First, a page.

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Natural Born Killers: The Original Screenplay (Englisch) Taschenbuch – 3. August 2000

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  • Taschenbuch: 128 Seiten
  • Verlag: Grove Press; Auflage: Grove Press. (3. August 2000)
  • Sprache: Englisch
  • ISBN-10: 0802134483
  • ISBN-13: 978-0802134486
  • Größe und/oder Gewicht: 21 x 13,9 x 1 cm
  • Durchschnittliche Kundenbewertung: 5.0 von 5 Sternen  Alle Rezensionen anzeigen (1 Kundenrezension)
  • Amazon Bestseller-Rang: Nr. 97.270 in Fremdsprachige Bücher (Siehe Top 100 in Fremdsprachige Bücher)

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The script of a film featuring a modern-day Bonnie and Clyde. Society tries to separate them, but their compulsion to be together admits no obstacles. In charting the mayhem they cause, the author focuses his moral gaze on the media and their collaboration in the chaos that ensues. -- Dieser Text bezieht sich auf eine vergriffene oder nicht verfügbare Ausgabe dieses Titels.

Über den Autor und weitere Mitwirkende

Born in Knoxville, Tennessee, in 1963, Quentin Tarantino was an ex-video store clerk whose debut feature Reservoir Dogs (1991) became a huge cult hit. Two earlier scripts - True Romance and Natural Born Killers - were then filmed, while his own Pulp Fiction (1994) won the Palme d'Or at Cannes and an Oscar for Best Screenplay. Subsequently, he has contributed to Four Rooms (1995) and From Dusk Till Dawn (1996), and made Jackie Brown (1998), Kill Bill (2003), Death Proof (2008) and Inglourious Basterds (2009). -- Dieser Text bezieht sich auf eine vergriffene oder nicht verfügbare Ausgabe dieses Titels.

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Die hilfreichsten Kundenrezensionen

5 von 5 Kunden fanden die folgende Rezension hilfreich Von Ein Kunde am 28. Februar 1997
Format: Taschenbuch
This was a great book! Tarantino did a great job of depicting the 90's. The way he made the media justify the acts of Mikey and Mallory was incredible! You know an author is good at what he does when he can make readers glorify two mass murderers such as these.

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Amazon.com: 12 Rezensionen
23 von 29 Kunden fanden die folgende Rezension hilfreich
Vastly Superior to Stone's Film 5. Juni 2001
Von R. W. Rasband - Veröffentlicht auf Amazon.com
Format: Taschenbuch
Quentin Tarantino took his name off the Oliver Stone film version of "Natural Born Killers." Read this fine screenplay, the one Stone virtually scrapped, and you will understand why. It's tightly focused, where Stone is distractingly all over the map; witty, where Stone is merely crude; deeply shocking and thought-provoking, where Stone is mindlessly sensational. Tarantino reveals himself to be a genuine moralist, of all things. As glamorous as the media finds Mickey and Mallory, Tarantino never lets you forget they are monsters. (Stone caved into the temptation to try to make them "likable" by presenting unbelievable, '60's-induced apologies for them.) Nobody gets off the hook in this version. One hopes that someday Tarantino can get the backing to remake the film his way. It should be a classic.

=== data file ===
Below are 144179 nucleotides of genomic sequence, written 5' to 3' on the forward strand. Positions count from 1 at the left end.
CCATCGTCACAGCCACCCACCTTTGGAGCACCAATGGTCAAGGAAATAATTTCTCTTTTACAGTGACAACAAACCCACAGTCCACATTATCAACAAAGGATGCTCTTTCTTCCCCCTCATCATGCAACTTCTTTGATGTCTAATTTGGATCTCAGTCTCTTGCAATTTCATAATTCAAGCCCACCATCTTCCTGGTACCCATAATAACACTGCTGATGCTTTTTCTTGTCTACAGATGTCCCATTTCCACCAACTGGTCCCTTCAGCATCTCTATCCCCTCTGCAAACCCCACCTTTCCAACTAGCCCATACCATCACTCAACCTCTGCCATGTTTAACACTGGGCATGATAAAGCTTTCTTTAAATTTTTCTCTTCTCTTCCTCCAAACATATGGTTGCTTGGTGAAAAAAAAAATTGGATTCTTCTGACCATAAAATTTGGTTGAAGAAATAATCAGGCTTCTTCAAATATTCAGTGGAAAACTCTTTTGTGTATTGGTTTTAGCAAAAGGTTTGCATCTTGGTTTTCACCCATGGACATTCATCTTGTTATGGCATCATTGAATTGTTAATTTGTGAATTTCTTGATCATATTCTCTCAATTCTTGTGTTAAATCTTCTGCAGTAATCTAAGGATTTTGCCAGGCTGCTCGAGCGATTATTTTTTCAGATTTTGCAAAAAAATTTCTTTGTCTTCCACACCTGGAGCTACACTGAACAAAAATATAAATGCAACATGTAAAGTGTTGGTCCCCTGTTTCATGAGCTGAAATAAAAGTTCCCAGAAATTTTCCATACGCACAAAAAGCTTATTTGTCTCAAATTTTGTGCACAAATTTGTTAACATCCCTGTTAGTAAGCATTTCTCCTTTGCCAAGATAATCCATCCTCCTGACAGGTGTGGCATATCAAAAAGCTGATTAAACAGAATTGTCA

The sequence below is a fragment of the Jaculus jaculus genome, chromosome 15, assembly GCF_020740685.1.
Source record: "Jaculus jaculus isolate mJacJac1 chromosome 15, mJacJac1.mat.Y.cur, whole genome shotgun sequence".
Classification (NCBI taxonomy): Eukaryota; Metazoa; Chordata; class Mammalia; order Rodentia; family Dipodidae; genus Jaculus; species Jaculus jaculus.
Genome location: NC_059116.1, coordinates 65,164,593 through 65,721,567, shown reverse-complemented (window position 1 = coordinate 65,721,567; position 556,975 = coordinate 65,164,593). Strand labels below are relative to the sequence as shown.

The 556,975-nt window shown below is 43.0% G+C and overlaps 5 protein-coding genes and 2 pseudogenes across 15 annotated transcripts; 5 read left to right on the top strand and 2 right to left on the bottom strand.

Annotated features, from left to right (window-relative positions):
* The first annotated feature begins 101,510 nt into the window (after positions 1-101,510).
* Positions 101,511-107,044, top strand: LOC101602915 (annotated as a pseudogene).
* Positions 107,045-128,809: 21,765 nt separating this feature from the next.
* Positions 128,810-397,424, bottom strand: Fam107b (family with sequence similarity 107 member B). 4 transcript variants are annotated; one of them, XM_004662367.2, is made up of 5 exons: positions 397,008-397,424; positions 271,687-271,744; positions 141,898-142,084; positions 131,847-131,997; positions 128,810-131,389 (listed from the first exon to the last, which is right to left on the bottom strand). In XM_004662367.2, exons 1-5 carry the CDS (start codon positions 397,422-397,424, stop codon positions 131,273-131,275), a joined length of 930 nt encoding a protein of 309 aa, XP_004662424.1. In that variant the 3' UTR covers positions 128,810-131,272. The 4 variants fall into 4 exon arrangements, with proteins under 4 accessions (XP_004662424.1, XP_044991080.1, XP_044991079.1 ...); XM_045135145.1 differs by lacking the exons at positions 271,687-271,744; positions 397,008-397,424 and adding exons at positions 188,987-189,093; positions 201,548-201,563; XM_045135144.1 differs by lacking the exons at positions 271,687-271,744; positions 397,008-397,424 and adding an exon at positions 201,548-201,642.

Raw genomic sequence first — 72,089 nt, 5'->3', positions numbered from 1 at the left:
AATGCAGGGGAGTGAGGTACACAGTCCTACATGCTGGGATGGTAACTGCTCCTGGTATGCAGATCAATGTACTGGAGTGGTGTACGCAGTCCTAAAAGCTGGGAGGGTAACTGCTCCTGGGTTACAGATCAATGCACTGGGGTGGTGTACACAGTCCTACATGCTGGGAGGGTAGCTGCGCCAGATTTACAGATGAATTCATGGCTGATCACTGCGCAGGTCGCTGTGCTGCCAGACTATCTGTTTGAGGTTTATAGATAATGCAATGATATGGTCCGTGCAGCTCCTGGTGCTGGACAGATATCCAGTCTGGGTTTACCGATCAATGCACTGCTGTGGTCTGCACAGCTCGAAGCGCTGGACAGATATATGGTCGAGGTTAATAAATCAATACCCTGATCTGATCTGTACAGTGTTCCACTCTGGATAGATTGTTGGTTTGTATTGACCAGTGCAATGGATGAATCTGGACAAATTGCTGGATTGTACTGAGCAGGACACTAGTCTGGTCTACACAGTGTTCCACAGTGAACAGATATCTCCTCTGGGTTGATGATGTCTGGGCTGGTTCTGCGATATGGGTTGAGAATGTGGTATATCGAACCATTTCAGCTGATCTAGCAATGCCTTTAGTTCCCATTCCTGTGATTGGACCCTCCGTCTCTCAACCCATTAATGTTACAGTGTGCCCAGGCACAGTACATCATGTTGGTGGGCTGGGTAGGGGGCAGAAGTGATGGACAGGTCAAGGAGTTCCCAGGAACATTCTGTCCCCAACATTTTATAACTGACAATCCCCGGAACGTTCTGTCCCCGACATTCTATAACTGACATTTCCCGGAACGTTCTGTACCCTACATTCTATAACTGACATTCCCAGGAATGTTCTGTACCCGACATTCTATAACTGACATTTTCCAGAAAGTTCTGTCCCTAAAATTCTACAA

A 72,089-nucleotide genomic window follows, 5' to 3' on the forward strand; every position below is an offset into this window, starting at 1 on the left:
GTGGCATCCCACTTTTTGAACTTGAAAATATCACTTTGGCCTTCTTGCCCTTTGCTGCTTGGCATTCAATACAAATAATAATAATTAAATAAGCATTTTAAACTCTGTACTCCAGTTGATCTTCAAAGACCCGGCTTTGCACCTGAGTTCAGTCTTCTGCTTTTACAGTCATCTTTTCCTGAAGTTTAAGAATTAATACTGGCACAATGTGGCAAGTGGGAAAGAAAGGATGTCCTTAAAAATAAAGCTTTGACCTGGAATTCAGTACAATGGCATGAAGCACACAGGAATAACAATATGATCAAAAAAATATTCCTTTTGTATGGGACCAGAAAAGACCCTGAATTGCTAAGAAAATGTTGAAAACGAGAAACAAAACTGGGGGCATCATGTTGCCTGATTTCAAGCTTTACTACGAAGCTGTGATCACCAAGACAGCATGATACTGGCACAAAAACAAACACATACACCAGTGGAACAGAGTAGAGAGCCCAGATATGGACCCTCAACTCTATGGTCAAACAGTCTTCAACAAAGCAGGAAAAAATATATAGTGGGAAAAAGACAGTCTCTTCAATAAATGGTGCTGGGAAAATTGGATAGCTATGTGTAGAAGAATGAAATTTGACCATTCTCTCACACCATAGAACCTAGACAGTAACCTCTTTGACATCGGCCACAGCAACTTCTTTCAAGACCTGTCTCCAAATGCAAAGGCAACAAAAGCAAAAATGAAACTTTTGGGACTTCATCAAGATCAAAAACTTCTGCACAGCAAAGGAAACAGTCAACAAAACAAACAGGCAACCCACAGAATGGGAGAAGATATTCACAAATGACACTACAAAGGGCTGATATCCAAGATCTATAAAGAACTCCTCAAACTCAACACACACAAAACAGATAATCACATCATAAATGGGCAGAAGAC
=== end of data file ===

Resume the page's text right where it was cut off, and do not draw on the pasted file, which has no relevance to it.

4 von 4 Kunden fanden die folgende Rezension hilfreich
"I Used To Be You...Then I Evolved", Stinging Black Humor 28. Oktober 2008
Von S. Niduaza - Veröffentlicht auf Amazon.com
Format: Taschenbuch Verifizierter Kauf
Tarantino's original script for 'Natural Born Killers' is vastly superior to the movie. Oliver Stone's film version (while still entertaining and transgressive)is meandering and extreme for the sake of extremity (in everything from the jarring editing to unnecessary scenes-like the young woman-Scagnetti murder scene to Mickey hinting at the rape of his hostage and Mallory's subsequent seduction of the gas station attendant). To his credit, I understand what Stone is trying to achieve: a statement about media culture and an increasingly amoral American psyche, but he doesn't quite succeed, in my opinion. The result is an uneven movie with a bit too much padding.

Unlike the original script, the film provides the background stories for Mickey and Mallory so that the audience can empathize with why they are the way they are. There is also a scene in which the killer couple have a spiritual epiphany after encountering a Native American shaman. Despite their respect for the shaman, Mickey accidentally kills him after a bad dream. The movie is effectively commenting on several things: The hypocrisy of a 50's American ideal of family and it's disillusioning affect upon our serial killing antiheroes, in addition, the shaman scene also screams of American hypocrisy-the history between the colonists and Native Americans and also an insincere, self-righteous idea of spirituality on the part of Mickey and Mallory. But these things are lost in translation-what exactly is the movie trying to be, a psychological profile of the American serial killer and how American history and culture shaped such human beings? Or, is it a satire of the 'serial killer' and the (media) culture surrounding him/her? Because Stone's film tries to do both at once, the film feels shallow (even if impassioned) since it cannot satisfy both topics completely.